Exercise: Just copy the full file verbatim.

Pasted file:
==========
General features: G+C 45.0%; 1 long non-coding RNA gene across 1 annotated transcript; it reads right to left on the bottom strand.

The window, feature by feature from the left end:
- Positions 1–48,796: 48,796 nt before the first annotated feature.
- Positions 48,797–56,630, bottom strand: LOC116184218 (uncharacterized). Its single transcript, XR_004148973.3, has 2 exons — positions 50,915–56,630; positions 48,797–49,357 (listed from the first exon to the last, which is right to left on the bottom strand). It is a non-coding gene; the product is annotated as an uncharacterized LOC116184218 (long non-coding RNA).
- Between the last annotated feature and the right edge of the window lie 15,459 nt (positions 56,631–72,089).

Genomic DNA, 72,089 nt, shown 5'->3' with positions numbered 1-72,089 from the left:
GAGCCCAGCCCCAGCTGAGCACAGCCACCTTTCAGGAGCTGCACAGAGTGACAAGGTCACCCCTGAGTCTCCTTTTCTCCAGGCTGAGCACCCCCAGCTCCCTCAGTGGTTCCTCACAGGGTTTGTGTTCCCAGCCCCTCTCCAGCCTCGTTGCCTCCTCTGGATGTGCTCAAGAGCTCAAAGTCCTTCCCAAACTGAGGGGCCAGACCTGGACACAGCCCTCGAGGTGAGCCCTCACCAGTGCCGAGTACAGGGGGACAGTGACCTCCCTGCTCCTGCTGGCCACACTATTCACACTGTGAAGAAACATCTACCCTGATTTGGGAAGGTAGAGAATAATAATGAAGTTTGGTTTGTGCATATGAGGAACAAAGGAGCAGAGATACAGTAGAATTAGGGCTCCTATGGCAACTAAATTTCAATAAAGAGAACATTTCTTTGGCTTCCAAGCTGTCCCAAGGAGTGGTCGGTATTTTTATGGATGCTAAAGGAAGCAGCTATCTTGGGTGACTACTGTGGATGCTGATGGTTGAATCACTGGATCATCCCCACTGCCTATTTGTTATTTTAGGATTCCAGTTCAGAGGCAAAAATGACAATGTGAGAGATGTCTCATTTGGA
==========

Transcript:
General features: G+C 45.0%; 1 long non-coding RNA gene across 1 annotated transcript; it reads right to left on the bottom strand.

The window, feature by feature from the left end:
- Positions 1–48,796: 48,796 nt before the first annotated feature.
- Positions 48,797–56,630, bottom strand: LOC116184218 (uncharacterized). Its single transcript, XR_004148973.3, has 2 exons — positions 50,915–56,630; positions 48,797–49,357 (listed from the first exon to the last, which is right to left on the bottom strand). It is a non-coding gene; the product is annotated as an uncharacterized LOC116184218 (long non-coding RNA).
- Between the last annotated feature and the right edge of the window lie 15,459 nt (positions 56,631–72,089).

Genomic DNA, 72,089 nt, shown 5'->3' with positions numbered 1-72,089 from the left:
GAGCCCAGCCCCAGCTGAGCACAGCCACCTTTCAGGAGCTGCACAGAGTGACAAGGTCACCCCTGAGTCTCCTTTTCTCCAGGCTGAGCACCCCCAGCTCCCTCAGTGGTTCCTCACAGGGTTTGTGTTCCCAGCCCCTCTCCAGCCTCGTTGCCTCCTCTGGATGTGCTCAAGAGCTCAAAGTCCTTCCCAAACTGAGGGGCCAGACCTGGACACAGCCCTCGAGGTGAGCCCTCACCAGTGCCGAGTACAGGGGGACAGTGACCTCCCTGCTCCTGCTGGCCACACTATTCACACTGTGAAGAAACATCTACCCTGATTTGGGAAGGTAGAGAATAATAATGAAGTTTGGTTTGTGCATATGAGGAACAAAGGAGCAGAGATACAGTAGAATTAGGGCTCCTATGGCAACTAAATTTCAATAAAGAGAACATTTCTTTGGCTTCCAAGCTGTCCCAAGGAGTGGTCGGTATTTTTATGGATGCTAAAGGAAGCAGCTATCTTGGGTGACTACTGTGGATGCTGATGGTTGAATCACTGGATCATCCCCACTGCCTATTTGTTATTTTAGGATTCCAGTTCAGAGGCAAAAATGACAATGTGAGAGATGTCTCATTTGGA